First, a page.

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What was in the Autumn Budget for people with MS?

The Chancellor Phillip Hammond has delivered his Budget for 2018, saying ‘austerity is coming to an end’.

While he's announced money for some important services that affect our community, we don't think it goes far enough.

Money for social care, but it’s not enough

Like last year, the Chancellor has pledged some of the money needed to keep our social care system going. But, there's a £2.5 billion gap in social care funding to fill by 2020.

Today's budget gave £650 million to local authorities to spend on social care in 2019-20. This money will help, but isn’t enough to keep the system afloat, or to improve the care system for the future.

Where else is money going?

  • From the extra £20 billion for the NHS, announced earlier this year, some of this will go to new mental health services to help people when they reach crisis point.
  • For Universal Credit, £1 billion will be given to help fund the move from older types of benefits.
  • The Work Allowance, which is the amount you can earn before Universal Credit is removed, will be increased by £1,000 from April 2019.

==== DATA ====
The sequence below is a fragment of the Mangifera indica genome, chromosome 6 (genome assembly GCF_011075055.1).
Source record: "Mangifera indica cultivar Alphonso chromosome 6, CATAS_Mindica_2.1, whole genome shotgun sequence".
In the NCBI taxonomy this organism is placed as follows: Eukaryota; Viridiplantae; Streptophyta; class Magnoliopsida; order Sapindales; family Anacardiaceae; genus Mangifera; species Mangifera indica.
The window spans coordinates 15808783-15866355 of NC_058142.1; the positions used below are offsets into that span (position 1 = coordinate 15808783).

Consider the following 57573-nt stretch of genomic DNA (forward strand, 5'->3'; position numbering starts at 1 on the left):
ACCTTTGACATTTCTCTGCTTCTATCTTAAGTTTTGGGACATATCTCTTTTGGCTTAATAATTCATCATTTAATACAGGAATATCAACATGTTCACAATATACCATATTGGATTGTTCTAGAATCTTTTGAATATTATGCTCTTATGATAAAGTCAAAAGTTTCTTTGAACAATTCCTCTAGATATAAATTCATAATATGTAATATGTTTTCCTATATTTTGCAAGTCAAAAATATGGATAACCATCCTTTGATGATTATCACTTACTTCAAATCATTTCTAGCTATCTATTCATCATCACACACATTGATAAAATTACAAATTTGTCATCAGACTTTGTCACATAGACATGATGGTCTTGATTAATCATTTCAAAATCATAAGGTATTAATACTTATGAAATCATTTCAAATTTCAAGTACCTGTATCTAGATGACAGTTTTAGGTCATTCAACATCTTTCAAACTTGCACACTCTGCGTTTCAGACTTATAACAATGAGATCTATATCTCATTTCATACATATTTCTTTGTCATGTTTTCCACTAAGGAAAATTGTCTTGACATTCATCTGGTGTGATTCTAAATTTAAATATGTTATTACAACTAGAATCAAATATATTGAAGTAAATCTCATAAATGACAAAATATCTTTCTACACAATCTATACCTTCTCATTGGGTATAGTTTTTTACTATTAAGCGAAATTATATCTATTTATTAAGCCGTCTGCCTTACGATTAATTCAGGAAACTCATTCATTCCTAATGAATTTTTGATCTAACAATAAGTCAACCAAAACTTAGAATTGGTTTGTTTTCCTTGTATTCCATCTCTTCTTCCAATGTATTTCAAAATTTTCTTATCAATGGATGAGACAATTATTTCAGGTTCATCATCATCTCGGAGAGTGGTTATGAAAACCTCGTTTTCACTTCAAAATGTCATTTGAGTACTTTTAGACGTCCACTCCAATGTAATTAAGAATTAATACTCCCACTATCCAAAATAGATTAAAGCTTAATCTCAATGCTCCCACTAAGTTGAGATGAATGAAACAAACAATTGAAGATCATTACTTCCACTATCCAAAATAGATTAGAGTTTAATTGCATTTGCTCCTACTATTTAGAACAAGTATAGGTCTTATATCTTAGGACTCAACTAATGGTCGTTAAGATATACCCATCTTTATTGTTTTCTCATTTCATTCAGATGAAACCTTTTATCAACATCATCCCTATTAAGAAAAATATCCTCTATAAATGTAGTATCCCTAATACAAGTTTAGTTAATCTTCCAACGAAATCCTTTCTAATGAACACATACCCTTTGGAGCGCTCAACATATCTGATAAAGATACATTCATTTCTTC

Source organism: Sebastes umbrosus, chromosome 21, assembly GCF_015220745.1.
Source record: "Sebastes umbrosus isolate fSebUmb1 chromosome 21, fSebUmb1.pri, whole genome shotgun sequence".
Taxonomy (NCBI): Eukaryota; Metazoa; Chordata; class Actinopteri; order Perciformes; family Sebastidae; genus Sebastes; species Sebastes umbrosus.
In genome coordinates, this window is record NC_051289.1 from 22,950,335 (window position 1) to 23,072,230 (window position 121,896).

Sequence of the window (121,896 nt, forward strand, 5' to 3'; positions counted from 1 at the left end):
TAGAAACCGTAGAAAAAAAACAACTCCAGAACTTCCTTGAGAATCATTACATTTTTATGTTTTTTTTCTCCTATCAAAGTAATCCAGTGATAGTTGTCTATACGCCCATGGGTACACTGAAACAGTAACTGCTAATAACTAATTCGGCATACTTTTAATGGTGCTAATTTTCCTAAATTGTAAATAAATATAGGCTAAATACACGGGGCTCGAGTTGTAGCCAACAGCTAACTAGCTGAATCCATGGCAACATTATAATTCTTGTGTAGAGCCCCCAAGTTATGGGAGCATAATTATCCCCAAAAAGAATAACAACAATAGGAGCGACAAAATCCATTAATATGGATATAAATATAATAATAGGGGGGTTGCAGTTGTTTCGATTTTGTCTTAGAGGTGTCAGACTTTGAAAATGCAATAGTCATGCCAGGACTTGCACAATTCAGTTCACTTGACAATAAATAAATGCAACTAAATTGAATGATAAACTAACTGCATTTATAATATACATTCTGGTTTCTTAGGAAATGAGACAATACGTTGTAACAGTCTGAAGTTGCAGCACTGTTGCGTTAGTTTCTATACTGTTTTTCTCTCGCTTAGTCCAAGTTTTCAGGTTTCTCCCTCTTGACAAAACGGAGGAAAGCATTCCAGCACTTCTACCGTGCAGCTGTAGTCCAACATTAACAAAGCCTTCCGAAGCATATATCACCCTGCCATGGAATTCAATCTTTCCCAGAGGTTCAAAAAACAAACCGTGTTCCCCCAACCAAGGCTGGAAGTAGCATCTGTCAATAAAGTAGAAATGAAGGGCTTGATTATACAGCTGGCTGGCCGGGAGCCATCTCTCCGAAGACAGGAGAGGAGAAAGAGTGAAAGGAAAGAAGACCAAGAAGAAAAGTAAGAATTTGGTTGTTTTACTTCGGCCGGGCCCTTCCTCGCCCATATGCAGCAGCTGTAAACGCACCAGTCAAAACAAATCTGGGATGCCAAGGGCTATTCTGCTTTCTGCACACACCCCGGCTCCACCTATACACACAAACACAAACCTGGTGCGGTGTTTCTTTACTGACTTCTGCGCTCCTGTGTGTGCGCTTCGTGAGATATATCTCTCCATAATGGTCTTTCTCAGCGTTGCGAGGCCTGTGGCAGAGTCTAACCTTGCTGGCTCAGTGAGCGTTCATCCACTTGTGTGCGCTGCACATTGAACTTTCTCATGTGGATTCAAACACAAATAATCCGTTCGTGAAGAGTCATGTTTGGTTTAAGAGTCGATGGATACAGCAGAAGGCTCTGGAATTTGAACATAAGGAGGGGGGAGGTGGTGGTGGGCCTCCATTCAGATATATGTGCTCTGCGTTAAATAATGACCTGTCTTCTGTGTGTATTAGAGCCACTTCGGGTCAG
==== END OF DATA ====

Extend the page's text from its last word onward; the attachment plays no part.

£20 billion for the NHS is not enough

Our Director of External Affairs Genevieve Edwards says:

“Today’s budget offers people with MS some hope that austerity might truly be coming to an end. But while the £1 billion for Universal Credit and £650 million for social care will go some way to improving their lives, it will take a lot more to reverse the impact of years of deep and damaging cuts. Over 100,000 people in the UK have MS, and successive UK Government spending decisions to date have left many of them without support to live independently.

“Although £20 billion for the NHS is significant, this funding will be undermined as people continue to turn to the health service as a last resort, when they don’t get support they need elsewhere. Both social care and disability benefits desperately need substantial and sustainable investment, and this must come in next year’s spending review.”